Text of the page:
First, I would like to stress that there is absolutely no evidence that any of the Covid-19 vaccines can affect fertility, including for those undergoing fertility treatment. Vaccination against Covid-19 is the safest and most effective way of protecting pregnant women and their babies from infection and serious illness.
More than 275,000 pregnant women in the UK and USA have received either a Pfizer/ BioNtech or Moderna vaccine, with no evidence of harm being identified. In fact, new research shows that 4,950 cases of Covid-19 have been confirmed during pregnancy since the beginning of the vaccine programme in Scotland, with 77% of these cases occurring in unvaccinated women. 17% of babies born within 28 days of their mother developing Covid-19 were delivered prematurely, more than double the background rate. Sadly the research also shows that baby deaths are more common among women who had Covid-19 in the 28 days before delivery.
I would add that prior to the pandemic, there were already conditions for receiving NHS funded fertility treatment, including vaccination against rubella and German measles which can cause serious problems for unborn babies if their mothers are infected during pregnancy.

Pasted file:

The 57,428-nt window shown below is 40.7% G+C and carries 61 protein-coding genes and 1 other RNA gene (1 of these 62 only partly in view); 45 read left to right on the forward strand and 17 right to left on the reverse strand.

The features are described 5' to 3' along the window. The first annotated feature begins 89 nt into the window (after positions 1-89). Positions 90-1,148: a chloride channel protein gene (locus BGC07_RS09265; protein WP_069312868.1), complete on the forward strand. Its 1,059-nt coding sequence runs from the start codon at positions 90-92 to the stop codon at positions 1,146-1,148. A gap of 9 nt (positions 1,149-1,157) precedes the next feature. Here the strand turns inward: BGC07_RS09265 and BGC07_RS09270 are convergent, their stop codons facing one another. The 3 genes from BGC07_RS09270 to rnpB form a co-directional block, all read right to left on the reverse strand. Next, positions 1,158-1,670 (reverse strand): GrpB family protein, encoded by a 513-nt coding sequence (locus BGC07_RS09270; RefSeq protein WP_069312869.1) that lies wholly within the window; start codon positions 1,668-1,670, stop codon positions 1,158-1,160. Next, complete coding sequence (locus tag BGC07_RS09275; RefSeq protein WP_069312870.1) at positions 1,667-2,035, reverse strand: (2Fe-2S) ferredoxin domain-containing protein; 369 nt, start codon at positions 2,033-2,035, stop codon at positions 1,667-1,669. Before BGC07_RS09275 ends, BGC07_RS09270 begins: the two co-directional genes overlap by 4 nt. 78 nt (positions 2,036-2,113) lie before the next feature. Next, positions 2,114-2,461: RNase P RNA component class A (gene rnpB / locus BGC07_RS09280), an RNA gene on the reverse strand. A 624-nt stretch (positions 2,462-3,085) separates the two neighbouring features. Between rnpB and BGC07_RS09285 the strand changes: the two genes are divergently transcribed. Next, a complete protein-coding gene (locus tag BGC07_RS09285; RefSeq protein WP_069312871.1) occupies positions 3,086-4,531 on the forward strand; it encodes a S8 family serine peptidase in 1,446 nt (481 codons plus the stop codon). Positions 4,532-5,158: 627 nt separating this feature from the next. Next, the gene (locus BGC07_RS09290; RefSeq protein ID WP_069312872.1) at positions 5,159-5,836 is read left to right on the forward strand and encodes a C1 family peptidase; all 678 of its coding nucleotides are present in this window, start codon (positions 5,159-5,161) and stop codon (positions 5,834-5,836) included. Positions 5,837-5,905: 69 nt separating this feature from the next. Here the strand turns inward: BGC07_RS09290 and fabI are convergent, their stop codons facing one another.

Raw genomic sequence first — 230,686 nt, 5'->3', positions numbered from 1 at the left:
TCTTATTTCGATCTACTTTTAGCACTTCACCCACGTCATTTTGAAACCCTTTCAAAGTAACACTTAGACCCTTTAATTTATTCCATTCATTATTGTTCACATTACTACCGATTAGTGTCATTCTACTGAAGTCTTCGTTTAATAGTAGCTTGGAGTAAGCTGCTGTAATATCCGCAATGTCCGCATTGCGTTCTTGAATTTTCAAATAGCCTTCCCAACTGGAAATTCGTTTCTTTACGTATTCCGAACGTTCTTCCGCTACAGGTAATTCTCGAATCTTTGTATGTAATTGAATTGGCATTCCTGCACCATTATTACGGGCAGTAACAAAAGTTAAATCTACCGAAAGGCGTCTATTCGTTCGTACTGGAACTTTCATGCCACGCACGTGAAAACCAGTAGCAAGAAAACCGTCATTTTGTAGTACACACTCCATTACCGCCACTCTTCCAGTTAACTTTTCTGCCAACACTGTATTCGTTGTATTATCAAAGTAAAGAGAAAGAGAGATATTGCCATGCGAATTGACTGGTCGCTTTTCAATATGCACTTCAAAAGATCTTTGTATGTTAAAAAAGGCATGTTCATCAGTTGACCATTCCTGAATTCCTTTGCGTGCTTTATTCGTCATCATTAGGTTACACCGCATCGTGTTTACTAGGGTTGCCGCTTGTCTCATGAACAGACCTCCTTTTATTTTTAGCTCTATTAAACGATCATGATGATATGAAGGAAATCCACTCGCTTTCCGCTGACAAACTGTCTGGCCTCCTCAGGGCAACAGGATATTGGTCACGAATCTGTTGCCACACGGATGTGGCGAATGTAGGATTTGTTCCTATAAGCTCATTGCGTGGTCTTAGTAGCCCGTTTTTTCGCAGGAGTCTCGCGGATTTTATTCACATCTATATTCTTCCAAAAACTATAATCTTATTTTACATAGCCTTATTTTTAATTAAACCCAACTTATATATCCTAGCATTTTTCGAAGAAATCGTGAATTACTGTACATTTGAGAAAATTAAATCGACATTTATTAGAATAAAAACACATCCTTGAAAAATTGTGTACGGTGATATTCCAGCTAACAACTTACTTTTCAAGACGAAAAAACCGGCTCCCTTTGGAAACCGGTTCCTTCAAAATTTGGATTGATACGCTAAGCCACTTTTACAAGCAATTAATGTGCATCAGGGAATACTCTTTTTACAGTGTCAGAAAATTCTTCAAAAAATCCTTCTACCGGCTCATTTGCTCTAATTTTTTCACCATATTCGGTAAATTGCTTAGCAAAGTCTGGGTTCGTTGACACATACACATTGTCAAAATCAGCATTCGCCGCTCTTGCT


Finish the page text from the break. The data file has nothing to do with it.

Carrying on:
Given the concerns for women and their babies, as outlined above, fertility treatment has been deferred for unvaccinated women. During the course of the pandemic, unvaccinated pregnant women and recent post-natal women have been adversely affected by Covid-19. These concerns persist with Omicron, though vaccination protects against this.
The decision to defer fertility treatment for unvaccinated women was taken when only very limited data on Omicron existed. Now that infections are coming down, I understand that the data will be revisited soon.